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J Neurochem. 2011 Oct;119(2):377-88. doi: 10.1111/j.1471-4159.2011.07419.x. Epub 2011 Sep 20.

FE65 proteins regulate NMDA receptor activation-induced amyloid precursor protein processing.

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1
Genetics and Aging Research Unit, MassGeneral Institute for Neurodegenerative Disease, Massachusetts General Hospital, Harvard Medical School, Charlestown, Massachusetts, USA.

Abstract

Amyloid precursor protein (APP) family members and their proteolytic products are implicated in normal nervous system function and Alzheimer's disease pathogenesis. APP processing and Aβ secretion are regulated by neuronal activity. Various data suggest that NMDA receptor (NMDAR) activity plays a role in both non-amyloidogenic and amyloidogenic APP processing depending on whether synaptic or extrasynaptic NMDARs are activated, respectively. The APP-interacting FE65 proteins modulate APP trafficking and processing in cell lines, but little is known about their contribution to APP trafficking and processing in neurons, either in vivo or in vitro. In this study, we examined the contribution of the FE65 protein family to APP trafficking and processing in WT and FE65/FE65L1 double knockout neurons under basal conditions and following NMDAR activation. We report that FE65 proteins facilitate neuronal Aβ secretion without affecting APP fast axonal transport to pre-synaptic terminals. In addition, FE65 proteins facilitate an NMDAR-dependent non-amyloidogenic APP processing pathway. Generation of high-molecular weight (HMW) species bearing an APP C-terminal epitope was also observed following NMDAR activation. These HMW species require proteasomal and calpain activities for their accumulation. Recovery of APP polypeptide fragments from electroeluted HMW species having molecular weights consistent with calpain I cleavage of APP suggests that HMW species are complexes formed from APP metabolic products. Our results indicate that the FE65 proteins contribute to physiological APP processing and accumulation of APP metabolic products resulting from NMDAR activation.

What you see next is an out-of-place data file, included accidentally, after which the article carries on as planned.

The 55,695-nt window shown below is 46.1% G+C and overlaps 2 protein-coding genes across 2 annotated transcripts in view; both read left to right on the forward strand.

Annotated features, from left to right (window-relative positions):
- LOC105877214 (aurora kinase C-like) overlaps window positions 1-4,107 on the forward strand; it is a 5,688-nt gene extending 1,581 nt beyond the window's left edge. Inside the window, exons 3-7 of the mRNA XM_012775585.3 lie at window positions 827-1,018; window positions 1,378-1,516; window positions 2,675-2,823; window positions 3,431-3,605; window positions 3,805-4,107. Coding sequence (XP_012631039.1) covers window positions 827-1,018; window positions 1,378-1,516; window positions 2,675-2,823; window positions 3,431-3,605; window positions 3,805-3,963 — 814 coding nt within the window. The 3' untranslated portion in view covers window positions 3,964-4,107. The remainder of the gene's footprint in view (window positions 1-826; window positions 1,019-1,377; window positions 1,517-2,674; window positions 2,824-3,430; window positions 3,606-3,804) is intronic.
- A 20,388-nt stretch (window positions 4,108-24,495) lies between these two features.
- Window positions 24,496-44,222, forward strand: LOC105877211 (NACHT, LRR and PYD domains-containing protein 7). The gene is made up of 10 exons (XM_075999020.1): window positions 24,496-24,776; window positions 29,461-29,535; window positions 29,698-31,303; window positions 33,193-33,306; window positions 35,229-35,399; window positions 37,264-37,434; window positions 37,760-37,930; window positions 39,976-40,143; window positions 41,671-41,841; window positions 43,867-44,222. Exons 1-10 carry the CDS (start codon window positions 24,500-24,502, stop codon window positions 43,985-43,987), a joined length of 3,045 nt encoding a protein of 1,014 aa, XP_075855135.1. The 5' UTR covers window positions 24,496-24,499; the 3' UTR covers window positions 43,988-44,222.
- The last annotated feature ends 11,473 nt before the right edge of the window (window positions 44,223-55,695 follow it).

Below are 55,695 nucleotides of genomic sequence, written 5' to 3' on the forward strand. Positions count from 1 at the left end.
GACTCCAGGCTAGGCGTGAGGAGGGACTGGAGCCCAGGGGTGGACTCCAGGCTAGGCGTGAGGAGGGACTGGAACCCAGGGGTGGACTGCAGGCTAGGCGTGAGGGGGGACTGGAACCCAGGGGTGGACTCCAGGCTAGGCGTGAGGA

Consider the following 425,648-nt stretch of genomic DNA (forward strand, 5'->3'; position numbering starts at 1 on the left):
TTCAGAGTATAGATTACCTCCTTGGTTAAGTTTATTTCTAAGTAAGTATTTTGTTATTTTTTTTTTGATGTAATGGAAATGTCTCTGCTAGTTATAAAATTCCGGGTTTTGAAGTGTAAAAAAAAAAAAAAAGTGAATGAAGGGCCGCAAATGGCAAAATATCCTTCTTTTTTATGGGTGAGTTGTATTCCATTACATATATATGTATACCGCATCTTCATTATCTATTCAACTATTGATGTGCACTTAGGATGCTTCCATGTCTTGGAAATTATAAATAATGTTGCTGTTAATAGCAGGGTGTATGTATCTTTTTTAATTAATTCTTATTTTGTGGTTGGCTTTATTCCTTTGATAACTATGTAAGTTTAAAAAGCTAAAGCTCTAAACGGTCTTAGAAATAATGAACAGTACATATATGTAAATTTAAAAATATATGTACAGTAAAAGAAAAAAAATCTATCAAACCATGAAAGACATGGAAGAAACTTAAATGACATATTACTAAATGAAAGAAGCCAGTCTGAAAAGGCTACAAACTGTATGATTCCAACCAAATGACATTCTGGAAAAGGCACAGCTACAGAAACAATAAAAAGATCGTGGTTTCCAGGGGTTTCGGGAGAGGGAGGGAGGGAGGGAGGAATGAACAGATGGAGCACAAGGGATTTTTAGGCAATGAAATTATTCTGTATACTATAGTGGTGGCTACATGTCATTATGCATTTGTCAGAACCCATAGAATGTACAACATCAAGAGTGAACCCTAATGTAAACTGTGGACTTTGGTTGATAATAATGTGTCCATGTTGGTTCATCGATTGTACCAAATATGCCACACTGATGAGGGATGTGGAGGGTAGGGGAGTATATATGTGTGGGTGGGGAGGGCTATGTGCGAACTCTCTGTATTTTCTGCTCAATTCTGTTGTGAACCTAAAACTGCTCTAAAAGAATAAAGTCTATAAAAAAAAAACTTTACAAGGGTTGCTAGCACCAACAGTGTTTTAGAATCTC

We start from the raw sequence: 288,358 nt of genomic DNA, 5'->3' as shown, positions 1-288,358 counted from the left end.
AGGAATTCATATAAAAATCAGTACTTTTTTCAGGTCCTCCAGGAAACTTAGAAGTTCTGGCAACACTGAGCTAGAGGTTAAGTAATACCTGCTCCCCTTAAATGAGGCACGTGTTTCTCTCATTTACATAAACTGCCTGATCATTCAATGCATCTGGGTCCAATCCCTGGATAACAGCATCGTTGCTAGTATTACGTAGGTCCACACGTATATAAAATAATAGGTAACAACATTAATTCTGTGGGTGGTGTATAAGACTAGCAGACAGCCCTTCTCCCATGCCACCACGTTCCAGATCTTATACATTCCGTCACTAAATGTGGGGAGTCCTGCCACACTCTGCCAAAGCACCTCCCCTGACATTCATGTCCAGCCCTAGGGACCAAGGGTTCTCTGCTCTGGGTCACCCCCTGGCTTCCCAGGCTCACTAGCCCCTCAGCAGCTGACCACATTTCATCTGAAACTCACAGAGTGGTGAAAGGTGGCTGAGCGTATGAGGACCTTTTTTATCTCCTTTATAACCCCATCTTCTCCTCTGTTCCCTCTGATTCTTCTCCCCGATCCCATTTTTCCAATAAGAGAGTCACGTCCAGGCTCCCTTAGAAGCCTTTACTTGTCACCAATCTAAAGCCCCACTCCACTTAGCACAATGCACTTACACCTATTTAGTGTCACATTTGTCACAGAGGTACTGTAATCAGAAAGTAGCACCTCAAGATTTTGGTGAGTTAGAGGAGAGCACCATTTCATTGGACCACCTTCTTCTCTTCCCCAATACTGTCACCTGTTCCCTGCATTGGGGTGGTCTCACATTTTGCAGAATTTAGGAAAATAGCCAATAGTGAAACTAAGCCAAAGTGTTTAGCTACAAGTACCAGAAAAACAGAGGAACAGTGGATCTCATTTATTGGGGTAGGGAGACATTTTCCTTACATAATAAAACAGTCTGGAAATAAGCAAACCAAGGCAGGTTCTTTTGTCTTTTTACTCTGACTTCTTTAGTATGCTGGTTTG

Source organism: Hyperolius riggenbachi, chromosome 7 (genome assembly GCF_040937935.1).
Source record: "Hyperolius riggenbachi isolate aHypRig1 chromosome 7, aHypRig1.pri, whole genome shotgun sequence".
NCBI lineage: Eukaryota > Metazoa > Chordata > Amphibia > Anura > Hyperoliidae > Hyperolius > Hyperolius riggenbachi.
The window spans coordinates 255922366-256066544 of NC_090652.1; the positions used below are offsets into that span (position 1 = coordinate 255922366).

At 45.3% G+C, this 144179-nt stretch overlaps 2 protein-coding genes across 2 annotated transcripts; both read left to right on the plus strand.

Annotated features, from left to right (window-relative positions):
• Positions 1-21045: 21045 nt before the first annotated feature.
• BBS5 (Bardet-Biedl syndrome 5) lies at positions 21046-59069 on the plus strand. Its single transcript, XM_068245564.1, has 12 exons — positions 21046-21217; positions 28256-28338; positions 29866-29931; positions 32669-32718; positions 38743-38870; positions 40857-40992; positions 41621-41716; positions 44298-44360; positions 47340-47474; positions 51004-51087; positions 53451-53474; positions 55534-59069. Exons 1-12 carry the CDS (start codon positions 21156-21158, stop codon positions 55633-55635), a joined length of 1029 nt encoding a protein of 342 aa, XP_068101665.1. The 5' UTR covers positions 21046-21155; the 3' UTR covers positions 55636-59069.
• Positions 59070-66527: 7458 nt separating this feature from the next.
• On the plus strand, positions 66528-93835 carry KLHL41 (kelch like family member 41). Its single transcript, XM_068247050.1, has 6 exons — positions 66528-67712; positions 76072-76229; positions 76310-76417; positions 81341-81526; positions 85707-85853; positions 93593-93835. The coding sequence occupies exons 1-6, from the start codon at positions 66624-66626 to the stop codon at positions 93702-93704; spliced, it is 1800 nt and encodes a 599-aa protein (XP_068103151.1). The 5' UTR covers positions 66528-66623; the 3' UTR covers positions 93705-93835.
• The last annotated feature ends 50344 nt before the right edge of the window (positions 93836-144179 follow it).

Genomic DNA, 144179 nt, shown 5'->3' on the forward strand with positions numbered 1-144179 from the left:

PMID:
21824144
PMCID:
PMC3188680
DOI:
10.1111/j.1471-4159.2011.07419.x
[Indexed for MEDLINE]
Free PMC Article
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